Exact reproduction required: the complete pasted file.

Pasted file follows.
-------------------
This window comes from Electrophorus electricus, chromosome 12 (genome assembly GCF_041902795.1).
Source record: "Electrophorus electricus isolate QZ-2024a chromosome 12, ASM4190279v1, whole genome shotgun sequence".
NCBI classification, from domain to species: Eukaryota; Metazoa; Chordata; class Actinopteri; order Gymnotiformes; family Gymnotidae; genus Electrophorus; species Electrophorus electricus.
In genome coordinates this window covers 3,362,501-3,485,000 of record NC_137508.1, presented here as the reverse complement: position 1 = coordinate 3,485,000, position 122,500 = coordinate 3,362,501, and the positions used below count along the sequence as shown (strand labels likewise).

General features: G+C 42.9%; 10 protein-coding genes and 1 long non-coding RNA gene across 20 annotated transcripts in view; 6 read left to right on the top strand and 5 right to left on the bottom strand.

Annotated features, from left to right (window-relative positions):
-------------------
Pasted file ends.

This window comes from Electrophorus electricus, chromosome 12 (genome assembly GCF_041902795.1).
Source record: "Electrophorus electricus isolate QZ-2024a chromosome 12, ASM4190279v1, whole genome shotgun sequence".
NCBI classification, from domain to species: Eukaryota; Metazoa; Chordata; class Actinopteri; order Gymnotiformes; family Gymnotidae; genus Electrophorus; species Electrophorus electricus.
In genome coordinates this window covers 3,362,501-3,485,000 of record NC_137508.1, presented here as the reverse complement: position 1 = coordinate 3,485,000, position 122,500 = coordinate 3,362,501, and the positions used below count along the sequence as shown (strand labels likewise).

General features: G+C 42.9%; 10 protein-coding genes and 1 long non-coding RNA gene across 20 annotated transcripts in view; 6 read left to right on the top strand and 5 right to left on the bottom strand.

Annotated features, from left to right (window-relative positions):